10. 10. At Aggregate Occupational Level<br />Does health care system provide health?<br />Fixing disease versus wellness.<br />Doctors unconcerned with lifestyle, nutrition, exercise, social engagement: major keys to longevity.<br />Does legal system provide justice?<br />Getting known criminal off is not directly just.<br />Tort pursuit of the deepest pockets.<br />Law/Med are rough institutional approximations to health & justice, at best.<br />
  11. 11. Institutional Settings: Clue to the Problem <br />Occupations work at level of individual practitioner and in institutional setting.<br />Not a bunch of free agents.<br />Institutions arise to shape & constrain work.<br />From economic perspective, institutions arise because using free market is not free.<br />Institutional frameworks different among the five.<br />Ronald H. Coase (b. 1910)<br />
  12. 12. Institutional Comparison<br />Lawyers: Officer of court, monopoly on practice by state. Work in private firms and in government.<br />Doctors: Member of regulated profession, in regulated institutions, monopoly on practice of medicine by state. Work in private practice, HMO, or government.<br />Military: State has monopoly on force, military members are employees/conscripts of state, follow direct orders of civilian leaders through chain of command.<br />Businessperson: Free agent to contract with others, obeying laws of the state. Works in private enterprise.<br />Engineer: Free agent to contract with others, obeying laws of the state. Some licensed for some types of work. Work in free enterprise or public sector.<br />Philosopher: Free agent to contract with others obeying laws of the state. Academic practitioners require PhD for tenure-track position. Work in private or public sector.<br />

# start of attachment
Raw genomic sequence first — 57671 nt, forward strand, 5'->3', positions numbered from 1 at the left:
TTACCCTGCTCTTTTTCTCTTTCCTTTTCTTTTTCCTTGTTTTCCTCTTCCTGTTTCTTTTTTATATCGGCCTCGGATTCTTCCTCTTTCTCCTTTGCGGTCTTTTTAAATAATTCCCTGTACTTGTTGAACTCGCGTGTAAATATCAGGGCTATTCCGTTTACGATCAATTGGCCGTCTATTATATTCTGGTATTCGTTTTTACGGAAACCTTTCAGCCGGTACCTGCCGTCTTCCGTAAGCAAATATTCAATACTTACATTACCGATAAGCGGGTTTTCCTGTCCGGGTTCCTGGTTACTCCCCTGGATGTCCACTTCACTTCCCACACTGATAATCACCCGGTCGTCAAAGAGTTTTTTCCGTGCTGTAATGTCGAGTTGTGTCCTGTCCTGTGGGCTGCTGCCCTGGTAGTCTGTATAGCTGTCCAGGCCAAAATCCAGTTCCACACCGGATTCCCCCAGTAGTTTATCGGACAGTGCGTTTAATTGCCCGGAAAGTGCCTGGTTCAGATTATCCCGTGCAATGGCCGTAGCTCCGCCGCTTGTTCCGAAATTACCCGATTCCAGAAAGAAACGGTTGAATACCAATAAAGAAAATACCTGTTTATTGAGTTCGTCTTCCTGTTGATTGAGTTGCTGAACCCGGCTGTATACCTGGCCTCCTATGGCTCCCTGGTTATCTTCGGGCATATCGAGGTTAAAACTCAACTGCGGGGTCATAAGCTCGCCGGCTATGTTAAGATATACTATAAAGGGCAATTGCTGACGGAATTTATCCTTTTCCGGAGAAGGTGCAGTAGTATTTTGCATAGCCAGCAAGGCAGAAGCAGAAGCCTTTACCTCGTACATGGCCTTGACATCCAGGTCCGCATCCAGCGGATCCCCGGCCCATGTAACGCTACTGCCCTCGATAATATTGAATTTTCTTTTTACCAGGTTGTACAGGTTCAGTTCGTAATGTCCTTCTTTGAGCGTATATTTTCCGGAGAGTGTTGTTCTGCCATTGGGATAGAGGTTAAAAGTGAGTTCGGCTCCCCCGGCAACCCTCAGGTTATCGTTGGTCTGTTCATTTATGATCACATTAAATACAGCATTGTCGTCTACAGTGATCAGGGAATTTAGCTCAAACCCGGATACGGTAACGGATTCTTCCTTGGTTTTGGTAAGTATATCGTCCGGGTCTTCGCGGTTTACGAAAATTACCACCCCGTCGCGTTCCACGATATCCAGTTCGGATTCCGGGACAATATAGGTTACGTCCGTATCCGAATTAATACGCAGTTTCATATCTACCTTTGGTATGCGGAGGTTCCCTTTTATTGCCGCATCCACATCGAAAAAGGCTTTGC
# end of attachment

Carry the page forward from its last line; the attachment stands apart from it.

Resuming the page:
13. 13. Institutional Differences Significant<br />Institutional framework creates situation for Mitcham’sstrong occupations:<br />Practitioner advances the client’s interest.<br />Doing so assumed to promote societal interest (justice, health).<br />Call first condition local ethical alignment.<br />Call second presumption of global ethical alignment.<br />Philosophically strong merely ethically simple.<br />Institutional setting generally permits local action to lead to good global result.<br />Institutional framework of weak occupations does not ensure alignment:<br />Practitioner advances client’s interest.<br />No guarantee of good result.<br />2 ways:<br />Client may have malevolent intent.<br />Good intentions leading to unintended consequences.<br />Mitcham’s philosophically weak merely institutionally & ethically complex: local alignment does not yield global good.<br />Health & law less simple with increased i-complexity.<br />